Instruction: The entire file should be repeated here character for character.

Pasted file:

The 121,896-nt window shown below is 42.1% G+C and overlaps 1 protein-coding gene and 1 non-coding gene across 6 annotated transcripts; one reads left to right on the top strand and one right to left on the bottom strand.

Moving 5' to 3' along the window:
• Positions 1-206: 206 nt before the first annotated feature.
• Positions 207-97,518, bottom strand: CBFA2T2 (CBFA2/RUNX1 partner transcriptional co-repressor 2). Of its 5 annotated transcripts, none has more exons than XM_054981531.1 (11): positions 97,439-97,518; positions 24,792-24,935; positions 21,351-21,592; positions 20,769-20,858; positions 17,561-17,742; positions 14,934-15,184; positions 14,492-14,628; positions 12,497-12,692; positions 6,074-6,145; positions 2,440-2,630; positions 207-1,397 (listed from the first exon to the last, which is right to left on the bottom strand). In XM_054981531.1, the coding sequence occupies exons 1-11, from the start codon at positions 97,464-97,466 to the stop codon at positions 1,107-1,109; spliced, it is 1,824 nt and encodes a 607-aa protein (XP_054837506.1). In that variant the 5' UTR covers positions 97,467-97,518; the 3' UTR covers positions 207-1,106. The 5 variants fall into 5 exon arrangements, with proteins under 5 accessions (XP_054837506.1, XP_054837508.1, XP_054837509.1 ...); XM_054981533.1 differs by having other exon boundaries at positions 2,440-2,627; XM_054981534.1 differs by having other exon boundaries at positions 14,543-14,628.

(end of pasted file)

The 121,896-nt window shown below is 42.1% G+C and overlaps 1 protein-coding gene and 1 non-coding gene across 6 annotated transcripts; one reads left to right on the top strand and one right to left on the bottom strand.

Moving 5' to 3' along the window:
• Positions 1-206: 206 nt before the first annotated feature.
• Positions 207-97,518, bottom strand: CBFA2T2 (CBFA2/RUNX1 partner transcriptional co-repressor 2). Of its 5 annotated transcripts, none has more exons than XM_054981531.1 (11): positions 97,439-97,518; positions 24,792-24,935; positions 21,351-21,592; positions 20,769-20,858; positions 17,561-17,742; positions 14,934-15,184; positions 14,492-14,628; positions 12,497-12,692; positions 6,074-6,145; positions 2,440-2,630; positions 207-1,397 (listed from the first exon to the last, which is right to left on the bottom strand). In XM_054981531.1, the coding sequence occupies exons 1-11, from the start codon at positions 97,464-97,466 to the stop codon at positions 1,107-1,109; spliced, it is 1,824 nt and encodes a 607-aa protein (XP_054837506.1). In that variant the 5' UTR covers positions 97,467-97,518; the 3' UTR covers positions 207-1,106. The 5 variants fall into 5 exon arrangements, with proteins under 5 accessions (XP_054837506.1, XP_054837508.1, XP_054837509.1 ...); XM_054981533.1 differs by having other exon boundaries at positions 2,440-2,627; XM_054981534.1 differs by having other exon boundaries at positions 14,543-14,628.